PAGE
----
Lead Levels in Blood

A blood test measures the lead levels in your body. A high level of lead in the body indicates lead poisoning.

Children and adults who have been exposed to lead should have their lead levels tested. Lead is especially harmful to children. It can damage their developing brains, leading to problems with their mental development. It can also cause organ damage.

Children should have their lead levels checked when exposure is suspected or when local guidelines suggest it. Generally, children get tested between 1 and 3 years old.

Local governments often set guidelines for lead testing particular to the risks in that area. Your local health department can tell you when testing is recommended.

Adults and children who are at risk for lead poisoning should be tested. High-risk groups include:

  • low-income families
  • living in large metropolitan areas
  • living in older homes, especially homes that were built before 1978

Exposure to certain materials also increases the risk of lead poisoning. Sources of lead exposure include:

  • soil and water exposed to lead paint, gasoline additives, or lead pipes
  • lead paint and glazes
  • imported cosmetics and costume jewelry
  • contaminated food
  • artificial sports fields
  • folk remedies using azarcon and greta
  • working in smelter facilities
  • working in automotive repair or construction industries

Lead testing is done to check for lead poisoning. In the early stages, lead poisoning typically doesn’t cause symptoms. That’s why routine testing is necessary in children and adults exposed to lead. Lead poisoning in children can cause:

  • brain and nervous system damage
  • speech, language, and attention deficits
  • growth failure
  • hearing loss
  • headaches
  • anemia, which is a decrease of red blood cells
  • sleep problems
  • seizures
  • weight loss
  • fatigue
  • abdominal pain and vomiting

In adults, lead poisoning can cause:

  • miscarriage or premature birth
  • infertility
  • headache
  • pain and tingling in the hands and feet
  • muscle and joint pain
  • high blood pressure
  • memory loss
  • seizures
  • coma
  • mood changes
  • changes in mental function

Your doctor may also order a blood test to check your lead levels if you have been previously diagnosed with lead poisoning. This test will be ordered to check that your lead levels are lowering with treatment.

A blood test to check your lead levels may be performed in your doctor’s office or a medical lab. It’s also called a blood draw or venipuncture.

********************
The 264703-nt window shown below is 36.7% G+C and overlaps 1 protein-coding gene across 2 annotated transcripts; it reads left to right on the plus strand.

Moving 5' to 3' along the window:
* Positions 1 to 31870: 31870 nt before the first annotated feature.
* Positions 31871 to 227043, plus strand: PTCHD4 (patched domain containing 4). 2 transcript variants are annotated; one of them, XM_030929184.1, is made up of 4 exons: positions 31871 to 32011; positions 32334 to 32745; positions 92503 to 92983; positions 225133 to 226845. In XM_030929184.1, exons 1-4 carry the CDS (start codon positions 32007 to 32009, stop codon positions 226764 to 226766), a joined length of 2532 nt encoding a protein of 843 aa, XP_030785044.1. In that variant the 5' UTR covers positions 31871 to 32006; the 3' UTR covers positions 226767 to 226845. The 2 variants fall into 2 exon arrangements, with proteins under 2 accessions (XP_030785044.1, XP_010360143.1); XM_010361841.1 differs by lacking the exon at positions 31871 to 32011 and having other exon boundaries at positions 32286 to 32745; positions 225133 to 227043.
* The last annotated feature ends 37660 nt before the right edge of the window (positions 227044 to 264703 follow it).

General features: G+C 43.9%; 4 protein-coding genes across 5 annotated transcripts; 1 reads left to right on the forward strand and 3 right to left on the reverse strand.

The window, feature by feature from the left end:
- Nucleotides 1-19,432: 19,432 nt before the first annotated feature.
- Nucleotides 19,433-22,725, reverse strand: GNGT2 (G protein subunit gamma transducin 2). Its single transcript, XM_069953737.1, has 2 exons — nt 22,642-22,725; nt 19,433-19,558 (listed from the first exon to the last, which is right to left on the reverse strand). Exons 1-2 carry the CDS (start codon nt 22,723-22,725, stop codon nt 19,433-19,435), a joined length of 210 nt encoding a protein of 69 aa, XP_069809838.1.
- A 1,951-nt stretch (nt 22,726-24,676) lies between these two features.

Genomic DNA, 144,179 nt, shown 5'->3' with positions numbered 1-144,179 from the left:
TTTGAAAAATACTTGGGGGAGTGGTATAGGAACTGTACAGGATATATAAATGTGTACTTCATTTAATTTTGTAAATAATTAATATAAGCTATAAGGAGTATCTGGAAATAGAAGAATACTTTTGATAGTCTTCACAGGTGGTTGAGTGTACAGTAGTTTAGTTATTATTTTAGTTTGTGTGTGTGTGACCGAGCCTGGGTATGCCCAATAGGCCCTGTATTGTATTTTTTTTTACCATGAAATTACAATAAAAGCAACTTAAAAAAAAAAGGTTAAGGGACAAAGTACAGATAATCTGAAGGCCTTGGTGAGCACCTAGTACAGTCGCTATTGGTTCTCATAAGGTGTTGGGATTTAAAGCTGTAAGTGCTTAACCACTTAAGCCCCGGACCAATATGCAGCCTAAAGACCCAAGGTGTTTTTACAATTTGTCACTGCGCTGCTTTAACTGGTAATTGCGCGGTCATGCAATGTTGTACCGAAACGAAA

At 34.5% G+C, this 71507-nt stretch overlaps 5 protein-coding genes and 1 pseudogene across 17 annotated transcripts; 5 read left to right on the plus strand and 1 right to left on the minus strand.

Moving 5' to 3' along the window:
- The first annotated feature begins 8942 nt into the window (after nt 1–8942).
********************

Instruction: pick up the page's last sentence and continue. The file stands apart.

To begin, the healthcare provider will clean the area that the blood will be drawn from with an antiseptic to help prevent infection. The blood is usually taken from a vein located on the inside of your elbow or the back of your hand. The healthcare provider will tie an elastic band around your upper arm. This is done to cause blood to collect in the vein, making it easier to draw blood.

They’ll insert a sterile needle into your vein and begin drawing blood. The elastic band will be removed from your arm. When the healthcare provider is done drawing blood, they will remove the needle. They’ll apply a bandage to the wound. You’ll need to keep pressure on it to help stop the bleeding and prevent bruising. You may continue to feel some throbbing around the wound area, which will go away within a few minutes to a few hours.

Having your blood drawn may cause mild to moderate pain. Most people report a burning or pricking sensation. Relaxing your arm while having your blood drawn can help reduce the amount of pain.

Your blood sample will be sent to the medical lab to be tested for blood.

The risk of having your blood drawn is low. Possible risks include:

  • multiple puncture wounds due to trouble finding a vein
  • excessive bleeding
  • feeling lightheaded or fainting
  • hematoma, which is a collection of blood under the skin
  • infection

Getting a blood test is a routine procedure. If you are at risk for lead poisoning, it’s important to check your blood lead levels.